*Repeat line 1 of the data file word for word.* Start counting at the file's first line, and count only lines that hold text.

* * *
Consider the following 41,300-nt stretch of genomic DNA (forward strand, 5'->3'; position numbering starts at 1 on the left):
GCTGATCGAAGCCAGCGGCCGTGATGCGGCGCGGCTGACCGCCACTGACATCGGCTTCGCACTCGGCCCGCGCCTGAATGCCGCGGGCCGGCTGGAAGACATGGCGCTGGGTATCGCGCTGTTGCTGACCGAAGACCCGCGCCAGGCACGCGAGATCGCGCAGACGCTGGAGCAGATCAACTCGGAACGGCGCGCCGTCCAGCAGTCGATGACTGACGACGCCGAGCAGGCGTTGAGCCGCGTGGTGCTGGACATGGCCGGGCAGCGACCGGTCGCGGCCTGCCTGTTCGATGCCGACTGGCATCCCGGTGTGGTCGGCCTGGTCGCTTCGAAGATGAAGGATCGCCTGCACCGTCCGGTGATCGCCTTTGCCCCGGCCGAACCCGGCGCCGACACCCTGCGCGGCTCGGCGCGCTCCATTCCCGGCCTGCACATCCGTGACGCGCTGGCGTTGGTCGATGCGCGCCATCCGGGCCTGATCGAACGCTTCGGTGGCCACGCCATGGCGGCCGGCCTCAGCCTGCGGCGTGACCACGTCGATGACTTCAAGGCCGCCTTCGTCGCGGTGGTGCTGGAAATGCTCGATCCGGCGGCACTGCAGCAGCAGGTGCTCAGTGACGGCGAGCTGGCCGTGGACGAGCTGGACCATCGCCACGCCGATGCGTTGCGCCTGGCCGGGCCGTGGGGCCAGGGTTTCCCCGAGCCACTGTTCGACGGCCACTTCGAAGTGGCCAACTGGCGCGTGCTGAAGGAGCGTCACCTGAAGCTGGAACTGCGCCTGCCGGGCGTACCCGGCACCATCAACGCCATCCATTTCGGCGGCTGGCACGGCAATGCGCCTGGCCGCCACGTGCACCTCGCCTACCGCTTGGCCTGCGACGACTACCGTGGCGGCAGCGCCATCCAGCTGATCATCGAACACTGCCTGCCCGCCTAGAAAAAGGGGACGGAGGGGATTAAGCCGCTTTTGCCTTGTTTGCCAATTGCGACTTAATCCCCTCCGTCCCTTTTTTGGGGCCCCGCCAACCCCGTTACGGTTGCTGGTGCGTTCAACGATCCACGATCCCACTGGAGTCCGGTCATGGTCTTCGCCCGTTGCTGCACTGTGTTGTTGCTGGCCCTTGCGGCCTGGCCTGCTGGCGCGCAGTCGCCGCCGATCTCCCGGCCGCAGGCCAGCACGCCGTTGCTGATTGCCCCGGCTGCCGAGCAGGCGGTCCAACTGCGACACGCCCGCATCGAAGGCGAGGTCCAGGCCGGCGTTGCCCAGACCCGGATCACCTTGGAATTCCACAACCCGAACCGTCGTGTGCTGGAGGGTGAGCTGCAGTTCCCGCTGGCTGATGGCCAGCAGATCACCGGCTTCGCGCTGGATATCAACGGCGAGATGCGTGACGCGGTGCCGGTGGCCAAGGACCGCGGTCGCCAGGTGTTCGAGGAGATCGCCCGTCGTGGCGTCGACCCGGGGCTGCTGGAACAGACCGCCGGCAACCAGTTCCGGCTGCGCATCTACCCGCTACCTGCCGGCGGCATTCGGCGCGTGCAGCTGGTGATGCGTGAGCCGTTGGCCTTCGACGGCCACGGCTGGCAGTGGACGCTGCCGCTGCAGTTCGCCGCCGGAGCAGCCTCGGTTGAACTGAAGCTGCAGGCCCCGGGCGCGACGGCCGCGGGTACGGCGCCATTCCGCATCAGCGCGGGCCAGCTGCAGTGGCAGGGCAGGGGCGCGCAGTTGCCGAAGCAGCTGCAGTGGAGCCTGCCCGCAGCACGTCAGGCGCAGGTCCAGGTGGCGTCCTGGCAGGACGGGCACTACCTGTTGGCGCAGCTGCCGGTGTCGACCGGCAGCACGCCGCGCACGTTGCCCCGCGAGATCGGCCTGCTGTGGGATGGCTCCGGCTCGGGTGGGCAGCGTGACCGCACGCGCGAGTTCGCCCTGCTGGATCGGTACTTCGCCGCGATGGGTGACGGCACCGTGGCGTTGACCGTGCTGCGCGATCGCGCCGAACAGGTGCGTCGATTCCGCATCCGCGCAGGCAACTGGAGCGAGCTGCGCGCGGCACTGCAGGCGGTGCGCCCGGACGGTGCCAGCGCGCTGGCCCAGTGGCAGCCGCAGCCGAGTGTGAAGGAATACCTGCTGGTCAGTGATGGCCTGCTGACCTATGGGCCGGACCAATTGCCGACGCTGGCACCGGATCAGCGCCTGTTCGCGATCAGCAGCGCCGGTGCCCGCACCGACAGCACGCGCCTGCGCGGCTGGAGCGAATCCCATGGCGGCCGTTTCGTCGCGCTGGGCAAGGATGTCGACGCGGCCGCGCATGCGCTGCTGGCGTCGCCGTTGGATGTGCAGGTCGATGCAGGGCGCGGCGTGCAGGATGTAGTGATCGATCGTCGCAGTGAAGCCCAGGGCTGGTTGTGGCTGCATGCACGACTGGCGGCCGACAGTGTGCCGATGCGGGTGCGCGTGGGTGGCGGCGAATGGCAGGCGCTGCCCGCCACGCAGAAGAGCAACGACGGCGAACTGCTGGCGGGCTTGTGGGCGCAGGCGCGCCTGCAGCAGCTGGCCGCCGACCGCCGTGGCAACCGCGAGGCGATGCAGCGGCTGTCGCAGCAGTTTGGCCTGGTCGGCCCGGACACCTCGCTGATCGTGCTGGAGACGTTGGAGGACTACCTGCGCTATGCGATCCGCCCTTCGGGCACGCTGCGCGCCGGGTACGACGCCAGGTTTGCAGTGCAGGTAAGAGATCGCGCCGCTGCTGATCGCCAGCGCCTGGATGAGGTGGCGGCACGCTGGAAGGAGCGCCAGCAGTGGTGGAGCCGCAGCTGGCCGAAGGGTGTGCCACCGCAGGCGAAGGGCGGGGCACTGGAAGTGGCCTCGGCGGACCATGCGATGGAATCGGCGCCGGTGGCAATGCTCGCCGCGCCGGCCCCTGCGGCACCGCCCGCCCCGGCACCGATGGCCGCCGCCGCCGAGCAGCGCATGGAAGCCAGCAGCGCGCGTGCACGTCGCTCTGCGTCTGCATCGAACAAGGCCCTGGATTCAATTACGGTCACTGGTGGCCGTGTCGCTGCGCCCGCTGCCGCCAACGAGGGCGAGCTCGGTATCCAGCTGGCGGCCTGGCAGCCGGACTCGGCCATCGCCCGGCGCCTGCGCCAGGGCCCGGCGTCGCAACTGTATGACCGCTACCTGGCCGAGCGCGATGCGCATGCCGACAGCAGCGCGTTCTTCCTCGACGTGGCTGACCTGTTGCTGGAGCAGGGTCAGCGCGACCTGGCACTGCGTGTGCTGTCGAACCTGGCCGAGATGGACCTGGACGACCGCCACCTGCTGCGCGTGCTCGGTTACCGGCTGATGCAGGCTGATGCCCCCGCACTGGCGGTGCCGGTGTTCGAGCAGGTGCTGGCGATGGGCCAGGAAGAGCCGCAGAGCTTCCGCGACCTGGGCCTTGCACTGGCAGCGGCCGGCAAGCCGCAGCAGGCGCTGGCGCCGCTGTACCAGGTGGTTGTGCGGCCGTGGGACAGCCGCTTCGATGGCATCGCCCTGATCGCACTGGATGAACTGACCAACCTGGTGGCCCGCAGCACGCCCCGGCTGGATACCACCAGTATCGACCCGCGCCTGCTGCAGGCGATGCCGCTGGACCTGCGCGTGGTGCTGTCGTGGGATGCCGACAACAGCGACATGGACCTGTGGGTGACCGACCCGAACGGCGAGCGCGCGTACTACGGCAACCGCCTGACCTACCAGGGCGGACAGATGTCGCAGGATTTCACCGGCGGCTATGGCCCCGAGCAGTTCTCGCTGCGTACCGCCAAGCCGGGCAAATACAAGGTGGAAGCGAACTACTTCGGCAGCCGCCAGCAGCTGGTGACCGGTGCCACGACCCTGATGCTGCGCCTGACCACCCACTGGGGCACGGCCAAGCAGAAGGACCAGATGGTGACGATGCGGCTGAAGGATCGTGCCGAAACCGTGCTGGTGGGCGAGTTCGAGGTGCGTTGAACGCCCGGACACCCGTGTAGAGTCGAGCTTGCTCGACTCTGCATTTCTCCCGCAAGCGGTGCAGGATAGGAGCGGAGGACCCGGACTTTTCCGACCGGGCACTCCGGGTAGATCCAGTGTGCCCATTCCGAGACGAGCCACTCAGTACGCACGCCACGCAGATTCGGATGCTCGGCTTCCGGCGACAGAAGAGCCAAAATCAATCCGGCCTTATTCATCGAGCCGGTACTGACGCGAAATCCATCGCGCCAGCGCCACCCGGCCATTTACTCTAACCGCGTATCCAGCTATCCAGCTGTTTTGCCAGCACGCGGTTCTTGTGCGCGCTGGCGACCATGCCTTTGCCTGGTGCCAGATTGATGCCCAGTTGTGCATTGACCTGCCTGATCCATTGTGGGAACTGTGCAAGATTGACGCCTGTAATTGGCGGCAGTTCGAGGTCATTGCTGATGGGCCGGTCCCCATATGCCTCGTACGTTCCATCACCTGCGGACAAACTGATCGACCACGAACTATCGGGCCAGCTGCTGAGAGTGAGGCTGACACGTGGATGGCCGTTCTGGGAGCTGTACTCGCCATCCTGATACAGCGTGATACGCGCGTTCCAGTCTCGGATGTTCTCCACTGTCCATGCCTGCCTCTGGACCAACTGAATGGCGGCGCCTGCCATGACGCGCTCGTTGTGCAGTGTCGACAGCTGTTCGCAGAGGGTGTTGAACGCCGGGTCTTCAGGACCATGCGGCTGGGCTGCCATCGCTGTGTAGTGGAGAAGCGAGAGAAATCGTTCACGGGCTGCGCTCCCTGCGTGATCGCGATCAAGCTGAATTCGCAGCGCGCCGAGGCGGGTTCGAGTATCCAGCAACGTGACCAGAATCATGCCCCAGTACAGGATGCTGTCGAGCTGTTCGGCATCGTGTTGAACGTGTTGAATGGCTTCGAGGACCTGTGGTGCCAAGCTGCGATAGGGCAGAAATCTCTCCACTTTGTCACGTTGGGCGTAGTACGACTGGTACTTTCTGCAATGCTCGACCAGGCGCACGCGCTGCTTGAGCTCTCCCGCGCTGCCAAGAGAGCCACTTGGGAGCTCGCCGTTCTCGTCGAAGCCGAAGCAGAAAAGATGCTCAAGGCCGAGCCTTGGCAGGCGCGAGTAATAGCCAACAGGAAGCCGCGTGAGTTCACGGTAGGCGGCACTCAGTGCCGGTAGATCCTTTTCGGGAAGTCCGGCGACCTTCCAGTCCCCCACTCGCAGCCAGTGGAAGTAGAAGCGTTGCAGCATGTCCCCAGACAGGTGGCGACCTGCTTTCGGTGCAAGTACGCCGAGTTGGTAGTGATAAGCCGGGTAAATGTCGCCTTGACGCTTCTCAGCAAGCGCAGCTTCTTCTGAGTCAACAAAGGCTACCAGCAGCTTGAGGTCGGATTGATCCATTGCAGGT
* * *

Consider the following 41,300-nt stretch of genomic DNA (forward strand, 5'->3'; position numbering starts at 1 on the left):